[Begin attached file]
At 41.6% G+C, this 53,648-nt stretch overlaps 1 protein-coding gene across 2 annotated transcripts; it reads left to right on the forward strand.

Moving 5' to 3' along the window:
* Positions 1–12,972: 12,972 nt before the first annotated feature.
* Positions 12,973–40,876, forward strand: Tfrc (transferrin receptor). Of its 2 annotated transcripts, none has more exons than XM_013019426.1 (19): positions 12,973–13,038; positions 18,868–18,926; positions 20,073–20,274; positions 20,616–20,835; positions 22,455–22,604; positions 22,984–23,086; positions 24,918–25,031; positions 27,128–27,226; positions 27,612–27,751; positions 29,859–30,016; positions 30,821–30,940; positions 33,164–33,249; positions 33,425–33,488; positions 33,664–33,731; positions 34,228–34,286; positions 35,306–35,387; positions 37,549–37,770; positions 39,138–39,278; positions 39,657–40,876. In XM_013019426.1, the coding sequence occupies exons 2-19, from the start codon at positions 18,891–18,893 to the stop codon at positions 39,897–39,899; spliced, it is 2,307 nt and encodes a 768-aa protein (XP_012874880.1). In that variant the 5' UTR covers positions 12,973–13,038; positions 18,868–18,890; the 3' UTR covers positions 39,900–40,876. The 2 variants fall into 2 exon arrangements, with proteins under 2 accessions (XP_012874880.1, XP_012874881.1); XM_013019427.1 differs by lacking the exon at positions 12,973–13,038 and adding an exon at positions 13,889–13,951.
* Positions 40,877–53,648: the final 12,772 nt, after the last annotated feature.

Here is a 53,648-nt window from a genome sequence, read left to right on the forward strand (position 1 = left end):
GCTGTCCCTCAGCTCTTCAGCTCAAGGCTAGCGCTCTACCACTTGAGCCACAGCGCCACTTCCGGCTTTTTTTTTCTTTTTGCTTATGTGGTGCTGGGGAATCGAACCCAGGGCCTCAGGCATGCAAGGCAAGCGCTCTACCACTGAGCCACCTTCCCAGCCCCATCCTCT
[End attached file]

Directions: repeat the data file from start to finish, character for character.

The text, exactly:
At 41.6% G+C, this 53,648-nt stretch overlaps 1 protein-coding gene across 2 annotated transcripts; it reads left to right on the forward strand.

Moving 5' to 3' along the window:
* Positions 1–12,972: 12,972 nt before the first annotated feature.
* Positions 12,973–40,876, forward strand: Tfrc (transferrin receptor). Of its 2 annotated transcripts, none has more exons than XM_013019426.1 (19): positions 12,973–13,038; positions 18,868–18,926; positions 20,073–20,274; positions 20,616–20,835; positions 22,455–22,604; positions 22,984–23,086; positions 24,918–25,031; positions 27,128–27,226; positions 27,612–27,751; positions 29,859–30,016; positions 30,821–30,940; positions 33,164–33,249; positions 33,425–33,488; positions 33,664–33,731; positions 34,228–34,286; positions 35,306–35,387; positions 37,549–37,770; positions 39,138–39,278; positions 39,657–40,876. In XM_013019426.1, the coding sequence occupies exons 2-19, from the start codon at positions 18,891–18,893 to the stop codon at positions 39,897–39,899; spliced, it is 2,307 nt and encodes a 768-aa protein (XP_012874880.1). In that variant the 5' UTR covers positions 12,973–13,038; positions 18,868–18,890; the 3' UTR covers positions 39,900–40,876. The 2 variants fall into 2 exon arrangements, with proteins under 2 accessions (XP_012874880.1, XP_012874881.1); XM_013019427.1 differs by lacking the exon at positions 12,973–13,038 and adding an exon at positions 13,889–13,951.
* Positions 40,877–53,648: the final 12,772 nt, after the last annotated feature.

Here is a 53,648-nt window from a genome sequence, read left to right on the forward strand (position 1 = left end):
GCTGTCCCTCAGCTCTTCAGCTCAAGGCTAGCGCTCTACCACTTGAGCCACAGCGCCACTTCCGGCTTTTTTTTTCTTTTTGCTTATGTGGTGCTGGGGAATCGAACCCAGGGCCTCAGGCATGCAAGGCAAGCGCTCTACCACTGAGCCACCTTCCCAGCCCCATCCTCT